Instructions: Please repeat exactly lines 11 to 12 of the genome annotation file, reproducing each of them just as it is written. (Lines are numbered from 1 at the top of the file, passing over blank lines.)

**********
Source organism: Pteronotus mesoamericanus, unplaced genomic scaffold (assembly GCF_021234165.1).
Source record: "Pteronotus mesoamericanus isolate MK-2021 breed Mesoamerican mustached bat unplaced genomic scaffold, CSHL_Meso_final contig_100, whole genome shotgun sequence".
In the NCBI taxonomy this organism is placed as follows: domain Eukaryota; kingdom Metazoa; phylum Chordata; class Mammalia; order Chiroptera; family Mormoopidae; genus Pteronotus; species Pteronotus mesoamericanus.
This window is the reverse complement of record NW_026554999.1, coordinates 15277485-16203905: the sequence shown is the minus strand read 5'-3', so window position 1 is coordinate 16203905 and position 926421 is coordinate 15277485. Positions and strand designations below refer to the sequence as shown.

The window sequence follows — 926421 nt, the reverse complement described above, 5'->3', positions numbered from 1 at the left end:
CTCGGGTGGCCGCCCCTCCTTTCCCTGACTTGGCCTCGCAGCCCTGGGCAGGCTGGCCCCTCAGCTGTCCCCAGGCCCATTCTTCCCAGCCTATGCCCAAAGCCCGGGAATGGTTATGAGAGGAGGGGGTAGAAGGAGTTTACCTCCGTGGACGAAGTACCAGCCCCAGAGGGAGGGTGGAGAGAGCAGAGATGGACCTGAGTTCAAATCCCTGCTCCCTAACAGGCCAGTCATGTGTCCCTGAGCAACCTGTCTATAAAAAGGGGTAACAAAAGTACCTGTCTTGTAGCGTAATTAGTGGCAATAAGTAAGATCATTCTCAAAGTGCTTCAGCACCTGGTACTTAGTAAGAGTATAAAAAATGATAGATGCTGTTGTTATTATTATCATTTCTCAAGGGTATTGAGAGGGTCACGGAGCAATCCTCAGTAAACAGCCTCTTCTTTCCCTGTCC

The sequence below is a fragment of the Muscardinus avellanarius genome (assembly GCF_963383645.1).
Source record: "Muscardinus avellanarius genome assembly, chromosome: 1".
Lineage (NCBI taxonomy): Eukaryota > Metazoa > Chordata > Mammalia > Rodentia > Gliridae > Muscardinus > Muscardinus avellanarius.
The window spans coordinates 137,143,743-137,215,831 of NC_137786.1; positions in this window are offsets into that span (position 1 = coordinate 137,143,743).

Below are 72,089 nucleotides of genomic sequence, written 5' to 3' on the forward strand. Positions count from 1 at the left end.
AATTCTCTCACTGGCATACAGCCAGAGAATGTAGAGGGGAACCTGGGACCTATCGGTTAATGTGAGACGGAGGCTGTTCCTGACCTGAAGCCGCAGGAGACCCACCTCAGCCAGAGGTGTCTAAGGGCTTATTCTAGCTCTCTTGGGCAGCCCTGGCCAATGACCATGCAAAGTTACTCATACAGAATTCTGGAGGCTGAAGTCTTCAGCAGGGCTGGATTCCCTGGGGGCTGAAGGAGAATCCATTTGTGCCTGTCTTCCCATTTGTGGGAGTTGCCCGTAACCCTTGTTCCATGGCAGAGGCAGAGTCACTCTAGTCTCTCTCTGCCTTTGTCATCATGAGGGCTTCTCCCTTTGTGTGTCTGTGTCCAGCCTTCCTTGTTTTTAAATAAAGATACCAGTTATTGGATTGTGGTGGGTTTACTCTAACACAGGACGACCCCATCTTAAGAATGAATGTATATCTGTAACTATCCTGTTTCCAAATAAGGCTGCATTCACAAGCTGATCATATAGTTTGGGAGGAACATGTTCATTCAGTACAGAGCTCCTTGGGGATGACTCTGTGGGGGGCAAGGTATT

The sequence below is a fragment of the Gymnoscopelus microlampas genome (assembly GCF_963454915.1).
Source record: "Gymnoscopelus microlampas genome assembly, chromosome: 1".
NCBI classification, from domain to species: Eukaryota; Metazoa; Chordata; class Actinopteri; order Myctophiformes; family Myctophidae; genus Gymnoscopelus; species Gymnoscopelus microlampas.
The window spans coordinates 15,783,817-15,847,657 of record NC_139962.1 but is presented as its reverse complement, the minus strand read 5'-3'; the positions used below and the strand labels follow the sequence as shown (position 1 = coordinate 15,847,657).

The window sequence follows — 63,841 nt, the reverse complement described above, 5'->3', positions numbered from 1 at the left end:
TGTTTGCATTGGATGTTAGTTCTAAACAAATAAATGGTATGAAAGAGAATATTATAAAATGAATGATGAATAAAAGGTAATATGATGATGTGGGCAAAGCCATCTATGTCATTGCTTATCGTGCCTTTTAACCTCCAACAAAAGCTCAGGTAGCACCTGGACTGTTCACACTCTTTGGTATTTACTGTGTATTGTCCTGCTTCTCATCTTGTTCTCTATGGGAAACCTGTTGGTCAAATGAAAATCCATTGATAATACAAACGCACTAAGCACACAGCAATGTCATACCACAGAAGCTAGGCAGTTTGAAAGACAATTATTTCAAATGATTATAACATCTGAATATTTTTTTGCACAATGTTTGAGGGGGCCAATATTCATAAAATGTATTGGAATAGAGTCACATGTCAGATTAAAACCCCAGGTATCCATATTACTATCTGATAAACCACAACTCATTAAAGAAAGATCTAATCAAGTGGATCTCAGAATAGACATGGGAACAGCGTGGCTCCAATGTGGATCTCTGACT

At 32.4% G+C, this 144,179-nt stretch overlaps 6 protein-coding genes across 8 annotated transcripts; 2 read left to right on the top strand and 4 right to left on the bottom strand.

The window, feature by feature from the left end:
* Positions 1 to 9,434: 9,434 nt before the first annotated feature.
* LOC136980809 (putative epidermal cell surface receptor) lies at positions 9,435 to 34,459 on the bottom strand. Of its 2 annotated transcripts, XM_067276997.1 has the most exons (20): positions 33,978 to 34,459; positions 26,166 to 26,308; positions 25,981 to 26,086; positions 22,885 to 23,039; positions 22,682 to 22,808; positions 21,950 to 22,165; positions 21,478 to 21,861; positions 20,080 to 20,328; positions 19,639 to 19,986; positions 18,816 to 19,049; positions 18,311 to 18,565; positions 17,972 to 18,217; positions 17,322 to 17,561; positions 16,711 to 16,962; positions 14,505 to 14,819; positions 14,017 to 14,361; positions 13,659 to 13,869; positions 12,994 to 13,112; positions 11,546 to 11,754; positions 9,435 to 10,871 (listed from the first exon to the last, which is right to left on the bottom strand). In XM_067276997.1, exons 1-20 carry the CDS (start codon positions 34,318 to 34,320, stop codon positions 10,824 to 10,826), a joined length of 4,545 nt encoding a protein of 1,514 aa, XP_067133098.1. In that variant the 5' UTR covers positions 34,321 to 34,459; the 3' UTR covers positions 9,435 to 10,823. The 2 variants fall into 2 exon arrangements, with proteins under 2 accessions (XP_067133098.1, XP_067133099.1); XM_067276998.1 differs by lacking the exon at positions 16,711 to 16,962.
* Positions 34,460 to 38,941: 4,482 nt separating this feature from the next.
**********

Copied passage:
Below are 72,089 nucleotides of genomic sequence, written 5' to 3' on the forward strand. Positions count from 1 at the left end.
AATTCTCTCACTGGCATACAGCCAGAGAATGTAGAGGGGAACCTGGGACCTATCGGTTAATGTGAGACGGAGGCTGTTCCTGACCTGAAGCCGCAGGAGACCCACCTCAGCCAGAGGTGTCTAAGGGCTTATTCTAGCTCTCTTGGGCAGCCCTGGCCAATGACCATGCAAAGTTACTCATACAGAATTCTGGAGGCTGAAGTCTTCAGCAGGGCTGGATTCCCTGGGGGCTGAAGGAGAATCCATTTGTGCCTGTCTTCCCATTTGTGGGAGTTGCCCGTAACCCTTGTTCCATGGCAGAGGCAGAGTCACTCTAGTCTCTCTCTGCCTTTGTCATCATGAGGGCTTCTCCCTTTGTGTGTCTGTGTCCAGCCTTCCTTGTTTTTAAATAAAGATACCAGTTATTGGATTGTGGTGGGTTTACTCTAACACAGGACGACCCCATCTTAAGAATGAATGTATATCTGTAACTATCCTGTTTCCAAATAAGGCTGCATTCACAAGCTGATCATATAGTTTGGGAGGAACATGTTCATTCAGTACAGAGCTCCTTGGGGATGACTCTGTGGGGGGCAAGGTATT